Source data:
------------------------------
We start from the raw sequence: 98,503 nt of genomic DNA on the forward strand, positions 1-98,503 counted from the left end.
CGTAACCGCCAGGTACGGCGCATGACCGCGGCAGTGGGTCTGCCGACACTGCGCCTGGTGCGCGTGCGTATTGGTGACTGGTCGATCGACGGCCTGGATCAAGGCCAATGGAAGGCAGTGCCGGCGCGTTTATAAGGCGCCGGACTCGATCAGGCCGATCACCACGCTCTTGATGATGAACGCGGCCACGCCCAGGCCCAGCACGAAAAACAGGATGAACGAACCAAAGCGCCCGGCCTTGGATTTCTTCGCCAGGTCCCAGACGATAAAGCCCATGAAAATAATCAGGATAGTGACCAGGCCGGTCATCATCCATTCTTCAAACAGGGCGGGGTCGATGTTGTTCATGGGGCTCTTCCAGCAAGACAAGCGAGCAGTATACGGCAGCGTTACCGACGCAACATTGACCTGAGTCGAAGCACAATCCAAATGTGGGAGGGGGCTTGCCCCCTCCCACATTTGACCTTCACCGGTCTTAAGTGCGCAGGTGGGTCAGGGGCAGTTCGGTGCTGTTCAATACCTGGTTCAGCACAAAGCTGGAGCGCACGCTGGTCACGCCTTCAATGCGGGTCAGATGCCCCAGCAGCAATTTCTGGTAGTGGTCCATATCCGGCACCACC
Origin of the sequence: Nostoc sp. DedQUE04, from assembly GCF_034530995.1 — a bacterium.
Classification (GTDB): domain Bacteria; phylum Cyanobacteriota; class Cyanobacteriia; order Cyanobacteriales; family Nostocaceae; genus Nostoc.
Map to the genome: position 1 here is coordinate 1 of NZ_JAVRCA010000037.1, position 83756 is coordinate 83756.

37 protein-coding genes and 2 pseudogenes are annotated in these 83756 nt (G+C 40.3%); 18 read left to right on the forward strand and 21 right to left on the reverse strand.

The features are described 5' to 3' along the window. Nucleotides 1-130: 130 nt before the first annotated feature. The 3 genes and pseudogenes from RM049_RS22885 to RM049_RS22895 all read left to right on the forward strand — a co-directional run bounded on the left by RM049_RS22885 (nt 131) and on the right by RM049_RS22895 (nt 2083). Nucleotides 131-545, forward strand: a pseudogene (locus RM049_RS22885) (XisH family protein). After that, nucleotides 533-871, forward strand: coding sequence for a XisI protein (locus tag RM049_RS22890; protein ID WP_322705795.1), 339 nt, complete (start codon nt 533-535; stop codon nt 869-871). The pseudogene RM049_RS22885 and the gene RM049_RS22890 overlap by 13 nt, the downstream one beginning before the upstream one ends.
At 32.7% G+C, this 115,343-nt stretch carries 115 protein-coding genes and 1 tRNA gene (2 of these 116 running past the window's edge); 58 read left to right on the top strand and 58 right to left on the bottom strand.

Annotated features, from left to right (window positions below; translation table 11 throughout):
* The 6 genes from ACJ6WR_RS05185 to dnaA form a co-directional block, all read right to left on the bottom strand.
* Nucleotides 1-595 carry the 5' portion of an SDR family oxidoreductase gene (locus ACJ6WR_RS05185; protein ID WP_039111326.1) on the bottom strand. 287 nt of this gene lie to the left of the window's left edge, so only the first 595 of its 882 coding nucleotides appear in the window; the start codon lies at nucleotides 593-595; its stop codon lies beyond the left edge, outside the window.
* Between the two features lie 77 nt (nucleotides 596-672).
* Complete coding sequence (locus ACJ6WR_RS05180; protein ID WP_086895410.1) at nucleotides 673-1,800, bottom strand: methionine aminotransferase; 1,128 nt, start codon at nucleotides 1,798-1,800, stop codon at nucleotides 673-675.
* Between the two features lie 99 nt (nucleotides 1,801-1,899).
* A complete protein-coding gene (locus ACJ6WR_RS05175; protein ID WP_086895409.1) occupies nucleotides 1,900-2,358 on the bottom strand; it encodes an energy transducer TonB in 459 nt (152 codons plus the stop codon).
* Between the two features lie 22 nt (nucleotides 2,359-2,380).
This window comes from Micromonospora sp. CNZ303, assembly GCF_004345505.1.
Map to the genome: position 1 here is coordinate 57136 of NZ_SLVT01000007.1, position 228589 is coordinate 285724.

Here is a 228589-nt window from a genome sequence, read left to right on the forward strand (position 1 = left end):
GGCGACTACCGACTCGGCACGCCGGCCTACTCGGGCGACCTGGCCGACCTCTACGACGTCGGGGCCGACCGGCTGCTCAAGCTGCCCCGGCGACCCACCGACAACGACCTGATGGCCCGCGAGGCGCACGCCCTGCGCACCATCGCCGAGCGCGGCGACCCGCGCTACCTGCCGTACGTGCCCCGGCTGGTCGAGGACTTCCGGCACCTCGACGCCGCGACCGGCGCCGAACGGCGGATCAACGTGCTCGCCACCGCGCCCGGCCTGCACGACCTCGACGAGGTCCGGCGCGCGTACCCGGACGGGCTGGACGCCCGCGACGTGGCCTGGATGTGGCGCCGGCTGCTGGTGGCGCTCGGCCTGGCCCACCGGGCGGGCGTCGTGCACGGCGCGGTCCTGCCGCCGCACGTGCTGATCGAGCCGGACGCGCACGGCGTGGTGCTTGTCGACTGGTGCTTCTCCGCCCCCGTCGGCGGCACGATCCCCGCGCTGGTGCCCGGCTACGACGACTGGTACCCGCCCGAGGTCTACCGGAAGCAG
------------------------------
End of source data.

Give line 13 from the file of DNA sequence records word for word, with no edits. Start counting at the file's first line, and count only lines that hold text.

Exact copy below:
* Complete coding sequence (locus ACJ6WR_RS05180; protein ID WP_086895410.1) at nucleotides 673-1,800, bottom strand: methionine aminotransferase; 1,128 nt, start codon at nucleotides 1,798-1,800, stop codon at nucleotides 673-675.